WASHINGTON, Feb. 26 (UPI) -- President George W. Bush on Wednesday again urged Senate Democrats to allow an up-or-down vote on his nominee for the D.C. Court of Appeals, Miguel Estrada, who would be the first Hispanic-American to serve on the court.
"His nomination is being delayed and stalled by Democratic senators. His nomination has been stalled for two years. They're blocking the vote on this good man for purely political reasons," Bush said. "The senators are applying a double standard to Miguel Estrada by requiring him to answer questions that other judicial nominees over time have not been forced to answer."
Bush used a meeting with The Latino Coalition, a public policy group, to argue that Estrada deserves a vote on his nomination. Bush picked Estrada last year to sit on the nation's second-highest court, but Democrats say they want more information about Estrada's legal philosophies.
Members of The Latino Coalition were wrapping a small business economic conference in Washington. Bush tapped into the event to promote his economic stimulus plan with Hispanic business owners. But he also thanked the group for its support of Estrada's nomination.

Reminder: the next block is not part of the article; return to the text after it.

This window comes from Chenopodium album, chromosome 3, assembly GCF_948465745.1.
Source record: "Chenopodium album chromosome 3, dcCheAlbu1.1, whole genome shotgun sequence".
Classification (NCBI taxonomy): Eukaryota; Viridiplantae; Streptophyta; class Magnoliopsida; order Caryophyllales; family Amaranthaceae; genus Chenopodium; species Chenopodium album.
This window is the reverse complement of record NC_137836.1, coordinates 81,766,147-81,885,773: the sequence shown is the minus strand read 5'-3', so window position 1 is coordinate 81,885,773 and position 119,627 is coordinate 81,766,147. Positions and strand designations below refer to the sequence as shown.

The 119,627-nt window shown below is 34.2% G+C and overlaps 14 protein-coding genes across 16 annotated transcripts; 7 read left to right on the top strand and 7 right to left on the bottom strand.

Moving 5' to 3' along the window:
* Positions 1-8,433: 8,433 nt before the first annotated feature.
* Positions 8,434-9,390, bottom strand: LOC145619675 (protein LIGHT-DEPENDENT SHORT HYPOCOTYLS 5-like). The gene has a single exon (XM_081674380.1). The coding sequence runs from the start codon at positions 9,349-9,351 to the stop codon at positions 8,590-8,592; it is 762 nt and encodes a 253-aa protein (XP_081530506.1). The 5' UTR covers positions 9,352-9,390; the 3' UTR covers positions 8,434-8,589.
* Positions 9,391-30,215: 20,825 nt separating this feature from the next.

"The partisans in the Senate are subjecting Miguel Estrada to an unfair, double standard. Failing to allow an up-or-down vote, a vote which will pass, on Miguel Estrada's nomination is a travesty, an injustice, being carried about by those responsible for helping to uphold justice in this country," Bush said.
The Hispanic vote will be an important factor in Bush's bid for re-election. He failed to secure any substantial support in the black community, garnering less than 8 percent of the vote in the 2000 presidential election, and has since the start of his administration been heavily courting Latinos, the largest minority group in the United States.
The Council of La Raza, a Hispanic social justice group, reported in a study of election trends, that Hispanics are more likely to identify themselves as Democrats. The Pew Hispanic Center in a poll found that in voters age 19 to 24, 34 percent identified themselves as Democrats, 21 percent as Republicans, and 26 percent as Independents. Hispanic voters, the poll found, were more likely to vote for issues over party affiliation. Analysts say that could be problematic for Bush in 2004 if the economy has not rebounded.
Democrats vowed a filibuster of Estrada's nomination until they received answers to the questions they had about the Washington attorney. They said Estrada refused to answer questions on the death penalty, a woman's right to choose and environmental protection.
Senate rules dictate a nomination cannot be brought to vote if the Democrats can provide at least 41 votes to sustain their filibuster.
While that margin has held, Estrada gained supported from another Senate Democrat late Tuesday after a private meeting. Estrada met with Florida's Bill Nelson, who subsequently decided to vote for the nomination and said he would not vote to continue a filibuster.